The Library of Congress may be able to archive billions of tweets, but when it comes to preserving some of our nation’s earliest motion pictures, much of the battle has already been lost.
Just 14 percent of some 11,000 American silent films exist in an original and complete format; an additional 11 percent survive as foreign versions or in low-quality formats, according to a new study commissioned by the LOC’s National Film Preservation Board. Seventy percent of the works from the American silent-film era — defined as lasting from 1912 to 1929 and including such treasured flicks as The Mark of Zorro (1920) and The Jazz Singer (1927) — are believed to be gone forever.
“The Library of Congress can now authoritatively report that the loss of American silent-era feature films constitutes an alarming and irretrievable loss to our nation’s cultural record,” James Billington, the librarian of Congress, wrote in the study’s foreword. “Even if we could preserve all the silent-era films known to exist today in the U.S. and in foreign film archives — something not yet accomplished — it is certain that we and future generations have already lost 75 percent of the creative record from [that] era.”
The irretrievable loss of movies is something hard to imagine in the age of YouTube and Netflix, when any electronic media produced and shared online leaves a virtually permanent footprint, assuming that the Internet doesn’t go anywhere. But while archivists always knew that poor-quality film stock, fires, and movie-studio neglect have forever deleted a significant portion of the early chapters of our cinematic heritage, the new data reveal the extent of the damage and catalogue the films that can still be rescued.
Many of the silents that are still in usable condition are stuck overseas, because many were sent to foreign countries for exhibitions — and stayed there because the cost of transporting the film rolls back proved too costly, said Steve Leggett, program coordinator for the National Film Preservation Board. “If the studios know Congress is interested, they might come in here with some money and some help to get their titles back from overseas,” Leggett said. “To do everything would cost hundreds of millions of dollars, but with a much smaller amount of money, you can pick and choose a few titles to save.”
He pointed to a recent repatriation project that the National Film Preservation Foundation, funded by Congress to the tune of $530,000 annually, undertook in New Zealand to salvage films that had been decaying in archives for decades. The work led to the rediscovery of several silent titles, including The White Shadow (1924), which now boasts the earliest surviving Alfred Hitchcock credits.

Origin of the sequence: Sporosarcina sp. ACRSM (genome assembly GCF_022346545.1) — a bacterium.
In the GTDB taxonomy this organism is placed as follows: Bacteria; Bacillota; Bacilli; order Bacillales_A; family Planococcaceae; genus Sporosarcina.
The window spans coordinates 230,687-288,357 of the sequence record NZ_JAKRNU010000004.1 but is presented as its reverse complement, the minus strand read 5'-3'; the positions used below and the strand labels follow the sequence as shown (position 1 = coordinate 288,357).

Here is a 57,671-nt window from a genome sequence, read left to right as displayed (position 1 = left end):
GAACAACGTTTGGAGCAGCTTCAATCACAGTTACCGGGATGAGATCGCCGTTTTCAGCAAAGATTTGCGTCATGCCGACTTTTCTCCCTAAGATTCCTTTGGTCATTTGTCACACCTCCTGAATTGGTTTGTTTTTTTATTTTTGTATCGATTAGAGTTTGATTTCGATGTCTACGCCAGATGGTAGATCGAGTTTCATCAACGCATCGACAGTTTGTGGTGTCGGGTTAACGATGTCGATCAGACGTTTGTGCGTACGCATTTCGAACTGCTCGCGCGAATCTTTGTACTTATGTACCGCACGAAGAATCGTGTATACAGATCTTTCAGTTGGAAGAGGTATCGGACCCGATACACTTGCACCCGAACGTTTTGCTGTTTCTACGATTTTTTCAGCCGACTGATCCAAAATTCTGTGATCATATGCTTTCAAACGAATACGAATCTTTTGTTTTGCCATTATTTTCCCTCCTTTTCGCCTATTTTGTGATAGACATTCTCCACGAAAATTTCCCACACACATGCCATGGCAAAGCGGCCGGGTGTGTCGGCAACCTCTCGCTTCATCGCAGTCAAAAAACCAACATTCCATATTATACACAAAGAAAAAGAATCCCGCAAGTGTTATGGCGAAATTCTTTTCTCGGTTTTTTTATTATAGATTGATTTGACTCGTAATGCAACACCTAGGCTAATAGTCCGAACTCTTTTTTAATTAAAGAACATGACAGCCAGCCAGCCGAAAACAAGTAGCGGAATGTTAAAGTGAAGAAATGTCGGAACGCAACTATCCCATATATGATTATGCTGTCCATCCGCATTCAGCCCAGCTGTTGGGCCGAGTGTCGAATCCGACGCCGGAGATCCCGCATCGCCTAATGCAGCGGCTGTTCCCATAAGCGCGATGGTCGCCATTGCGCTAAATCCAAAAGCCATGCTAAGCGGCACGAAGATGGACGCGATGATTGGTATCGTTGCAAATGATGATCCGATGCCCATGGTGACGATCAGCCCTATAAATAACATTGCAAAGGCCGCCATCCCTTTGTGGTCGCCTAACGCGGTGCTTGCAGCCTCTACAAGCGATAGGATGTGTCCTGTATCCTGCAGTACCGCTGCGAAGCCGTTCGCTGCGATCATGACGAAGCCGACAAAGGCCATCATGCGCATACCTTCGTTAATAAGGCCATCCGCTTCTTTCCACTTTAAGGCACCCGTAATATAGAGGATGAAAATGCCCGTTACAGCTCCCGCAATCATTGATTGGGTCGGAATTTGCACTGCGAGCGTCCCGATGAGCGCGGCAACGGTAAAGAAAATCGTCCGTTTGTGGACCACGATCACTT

What We're Following See More »
Much has been made of David Brooks’s recent New York Times column, in which confesses to missing already the civility and humanity of Barack Obama, compared to who might take his place. In NewYorker.com, Jeffrey Frank reminds us how critical such attributes are to foreign policy. “It’s hard to imagine Kennedy so casually referring to the leader of Russia as a gangster or a thug. For that matter, it’s hard to imagine any president comparing the Russian leader to Hitler [as] Hillary Clinton did at a private fund-raiser. … Kennedy, who always worried that miscalculation could lead to war, paid close attention to the language of diplomacy.”
“We haven’t seen a true leftist since FDR, so many millions are coming out of the woodwork to vote for Bernie Sanders; he is the Occupy movement now come to life in the political arena.” So says Bill Maher in his Hollywood Reporter cover story (more a stream-of-consciousness riff than an essay, actually). Conservative states may never vote for a socialist in the general election, but “this stuff has never been on the table, and these voters have never been activated.” Maher saves most of his bile for Donald Trump and Sarah Palin, writing that by nominating Palin as vice president “John McCain is the one who opened the Book of the Dead and let the monsters out.” And Trump is picking up where Palin left off.